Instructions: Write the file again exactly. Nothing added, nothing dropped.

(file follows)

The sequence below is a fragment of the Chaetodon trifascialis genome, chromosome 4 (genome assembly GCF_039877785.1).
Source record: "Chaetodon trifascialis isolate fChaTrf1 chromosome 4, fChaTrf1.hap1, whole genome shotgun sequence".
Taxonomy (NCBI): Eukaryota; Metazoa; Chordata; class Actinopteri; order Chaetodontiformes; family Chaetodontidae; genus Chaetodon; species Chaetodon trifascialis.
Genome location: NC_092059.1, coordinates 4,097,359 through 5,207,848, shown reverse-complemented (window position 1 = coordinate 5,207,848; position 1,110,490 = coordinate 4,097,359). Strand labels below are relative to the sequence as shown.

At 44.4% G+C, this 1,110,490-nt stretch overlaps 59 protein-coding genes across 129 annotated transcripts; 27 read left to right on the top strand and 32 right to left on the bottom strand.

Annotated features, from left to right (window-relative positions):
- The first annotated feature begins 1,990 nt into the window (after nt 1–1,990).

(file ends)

The sequence below is a fragment of the Chaetodon trifascialis genome, chromosome 4 (genome assembly GCF_039877785.1).
Source record: "Chaetodon trifascialis isolate fChaTrf1 chromosome 4, fChaTrf1.hap1, whole genome shotgun sequence".
Taxonomy (NCBI): Eukaryota; Metazoa; Chordata; class Actinopteri; order Chaetodontiformes; family Chaetodontidae; genus Chaetodon; species Chaetodon trifascialis.
Genome location: NC_092059.1, coordinates 4,097,359 through 5,207,848, shown reverse-complemented (window position 1 = coordinate 5,207,848; position 1,110,490 = coordinate 4,097,359). Strand labels below are relative to the sequence as shown.

At 44.4% G+C, this 1,110,490-nt stretch overlaps 59 protein-coding genes across 129 annotated transcripts; 27 read left to right on the top strand and 32 right to left on the bottom strand.

Annotated features, from left to right (window-relative positions):
- The first annotated feature begins 1,990 nt into the window (after nt 1–1,990).